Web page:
In a paper published in the Journal of Pain, it was reported that electroCore’s non-invasive vagus nerve stimulation (nVNS) therapy can significantly reduce excessive glutamate levels in key regions of the central nervous system of animals sensitised to experience migraine-like symptoms.
The author of the paper, associate professor Michael Oshinsky, at Thomas Jefferson University, USA, says, “These experiments suggest a rational mechanism of action for nVNS that improves our understanding of why nVNS may be an effective treatment for headache and trigeminal allodynia (facial pain) in humans.”
The researchers used GTN, a well-known headache trigger used in animal models of headache and in human volunteer studies of migraine, to cause a significant increase in pain symptoms among the sensitised animals, but not among naïve animals. The enhanced pain experienced in the first group was further correlated with an 8-fold increase in glutamate expression in the trigeminal nucleus caudalis, consistent with prior studies of GTN effects in this model. The study showed that when 60-seconds of nVNS treatment was given contemporaneous with the administration of GTN, the expected 8-fold increase in glutamate levels was entirely suppressed, and levels were indistinguishable from levels in the naïve animals (controls). The study further found that if the nVNS treatment was delayed for 90 minutes after the GTN administration, after glutamate levels had already begun to rise significantly, the therapy was highly effective in reducing the glutamate expression within 30 minutes. It is believed that this is more consistent with how naturally occurring migraines would be treated in humans.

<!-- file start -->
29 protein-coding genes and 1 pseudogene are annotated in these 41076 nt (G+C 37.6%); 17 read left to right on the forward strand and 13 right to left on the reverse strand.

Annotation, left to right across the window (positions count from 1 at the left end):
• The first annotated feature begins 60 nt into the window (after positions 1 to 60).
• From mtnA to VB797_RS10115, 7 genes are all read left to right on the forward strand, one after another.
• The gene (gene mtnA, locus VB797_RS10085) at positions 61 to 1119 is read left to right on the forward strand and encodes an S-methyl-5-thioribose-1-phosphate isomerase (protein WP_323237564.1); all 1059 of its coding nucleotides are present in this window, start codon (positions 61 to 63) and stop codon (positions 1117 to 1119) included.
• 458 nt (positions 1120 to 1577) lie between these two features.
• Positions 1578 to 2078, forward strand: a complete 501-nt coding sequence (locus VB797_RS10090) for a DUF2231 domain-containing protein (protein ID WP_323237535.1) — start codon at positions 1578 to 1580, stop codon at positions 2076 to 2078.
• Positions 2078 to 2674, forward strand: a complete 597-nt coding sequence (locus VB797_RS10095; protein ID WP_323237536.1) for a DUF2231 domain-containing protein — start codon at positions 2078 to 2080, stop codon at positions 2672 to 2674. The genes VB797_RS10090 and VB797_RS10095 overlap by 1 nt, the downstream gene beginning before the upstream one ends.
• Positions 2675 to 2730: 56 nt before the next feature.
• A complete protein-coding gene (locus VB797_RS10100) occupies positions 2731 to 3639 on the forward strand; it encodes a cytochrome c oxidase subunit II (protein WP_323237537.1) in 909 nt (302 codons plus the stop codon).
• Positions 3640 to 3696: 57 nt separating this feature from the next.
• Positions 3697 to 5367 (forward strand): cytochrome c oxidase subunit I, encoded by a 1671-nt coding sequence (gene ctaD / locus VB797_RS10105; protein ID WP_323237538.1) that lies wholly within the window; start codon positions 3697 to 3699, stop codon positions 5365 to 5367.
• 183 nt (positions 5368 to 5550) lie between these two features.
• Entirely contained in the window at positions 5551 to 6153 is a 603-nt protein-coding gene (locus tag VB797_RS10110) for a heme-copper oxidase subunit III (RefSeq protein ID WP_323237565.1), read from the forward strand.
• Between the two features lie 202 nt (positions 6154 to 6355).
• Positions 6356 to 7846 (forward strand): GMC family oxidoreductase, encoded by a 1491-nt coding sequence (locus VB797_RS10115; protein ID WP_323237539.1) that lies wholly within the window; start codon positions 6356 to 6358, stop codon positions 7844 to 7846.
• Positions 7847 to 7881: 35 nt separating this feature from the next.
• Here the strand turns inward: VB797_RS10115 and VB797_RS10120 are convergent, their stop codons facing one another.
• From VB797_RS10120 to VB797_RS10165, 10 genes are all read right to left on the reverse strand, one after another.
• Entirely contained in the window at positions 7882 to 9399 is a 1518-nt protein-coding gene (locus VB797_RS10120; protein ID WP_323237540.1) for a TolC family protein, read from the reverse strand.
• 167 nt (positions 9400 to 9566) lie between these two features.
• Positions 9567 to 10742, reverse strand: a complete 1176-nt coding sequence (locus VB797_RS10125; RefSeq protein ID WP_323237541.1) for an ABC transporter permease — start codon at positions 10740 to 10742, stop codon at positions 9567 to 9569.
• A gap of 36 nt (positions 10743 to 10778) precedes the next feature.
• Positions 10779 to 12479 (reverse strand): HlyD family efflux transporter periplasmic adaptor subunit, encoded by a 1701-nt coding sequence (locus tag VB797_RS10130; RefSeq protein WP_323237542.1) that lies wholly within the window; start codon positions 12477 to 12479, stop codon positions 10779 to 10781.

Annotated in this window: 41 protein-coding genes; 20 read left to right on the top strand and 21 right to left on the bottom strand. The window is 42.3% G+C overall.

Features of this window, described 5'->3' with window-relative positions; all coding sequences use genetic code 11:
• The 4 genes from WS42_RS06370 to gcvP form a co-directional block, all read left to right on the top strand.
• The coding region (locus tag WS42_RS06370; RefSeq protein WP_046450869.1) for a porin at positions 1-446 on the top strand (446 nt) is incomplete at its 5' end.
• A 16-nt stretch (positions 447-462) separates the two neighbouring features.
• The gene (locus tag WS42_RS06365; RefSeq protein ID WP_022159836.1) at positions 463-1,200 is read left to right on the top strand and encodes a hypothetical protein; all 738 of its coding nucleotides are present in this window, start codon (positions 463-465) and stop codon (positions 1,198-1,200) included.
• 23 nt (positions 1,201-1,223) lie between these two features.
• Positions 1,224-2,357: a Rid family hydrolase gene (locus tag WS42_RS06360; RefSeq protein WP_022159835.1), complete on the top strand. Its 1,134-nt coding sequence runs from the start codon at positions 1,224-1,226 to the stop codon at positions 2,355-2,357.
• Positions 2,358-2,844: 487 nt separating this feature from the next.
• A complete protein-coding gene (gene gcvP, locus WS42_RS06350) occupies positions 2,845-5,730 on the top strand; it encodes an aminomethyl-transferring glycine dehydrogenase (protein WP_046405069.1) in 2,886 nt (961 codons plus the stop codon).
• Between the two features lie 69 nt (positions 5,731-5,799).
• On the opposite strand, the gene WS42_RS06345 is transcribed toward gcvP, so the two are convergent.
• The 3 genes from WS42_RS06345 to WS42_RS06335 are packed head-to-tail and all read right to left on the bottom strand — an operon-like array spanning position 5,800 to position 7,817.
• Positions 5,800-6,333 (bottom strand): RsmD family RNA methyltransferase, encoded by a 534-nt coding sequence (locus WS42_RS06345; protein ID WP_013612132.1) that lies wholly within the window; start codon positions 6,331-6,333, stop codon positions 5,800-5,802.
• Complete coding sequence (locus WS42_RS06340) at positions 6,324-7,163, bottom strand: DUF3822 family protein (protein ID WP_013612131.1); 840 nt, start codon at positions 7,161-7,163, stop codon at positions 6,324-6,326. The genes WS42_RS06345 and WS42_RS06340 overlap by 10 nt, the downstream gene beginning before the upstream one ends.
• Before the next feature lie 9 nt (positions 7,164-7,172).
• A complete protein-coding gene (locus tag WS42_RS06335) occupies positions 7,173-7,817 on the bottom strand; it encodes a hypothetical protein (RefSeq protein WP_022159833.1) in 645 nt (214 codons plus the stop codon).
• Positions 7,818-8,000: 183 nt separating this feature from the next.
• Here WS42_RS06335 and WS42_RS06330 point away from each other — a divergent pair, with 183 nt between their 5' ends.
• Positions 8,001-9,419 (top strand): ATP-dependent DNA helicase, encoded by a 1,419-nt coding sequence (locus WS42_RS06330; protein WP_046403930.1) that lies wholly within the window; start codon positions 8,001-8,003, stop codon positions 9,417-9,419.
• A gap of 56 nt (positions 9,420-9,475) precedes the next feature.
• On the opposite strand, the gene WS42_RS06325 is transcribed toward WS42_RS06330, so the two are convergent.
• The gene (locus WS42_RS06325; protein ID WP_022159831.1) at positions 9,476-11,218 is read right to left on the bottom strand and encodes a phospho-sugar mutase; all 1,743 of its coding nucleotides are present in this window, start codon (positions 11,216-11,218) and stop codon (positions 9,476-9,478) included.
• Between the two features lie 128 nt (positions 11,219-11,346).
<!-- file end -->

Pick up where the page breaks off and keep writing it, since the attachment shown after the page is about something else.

Oshinsky continued, “The behavioural portion of this study reflects the clinical observations and reinforces that non-invasive vagus nerve stimulation is effective in reducing glutamate and would suggest that it has potential as a safe treatment for pain and migraine.”
electroCore chief executive officer, JP Errico, comments, “We continue to be encouraged by the research conducted by Professor Oshinsky, and others, that supports our thesis that nVNS modulates key neurotransmitters within the central nervous system. We look forward to continuing this basic science, alongside our extensive clinical efforts, to explain how the enhancement of inhibitory neurotransmitters, and the suppression of excitatory neurotransmitters, like glutamate, shown in this study, has a beneficial effect on conditions, like headache, in which the symptoms experienced by sufferers are related to an imbalance of these neurotransmitters.”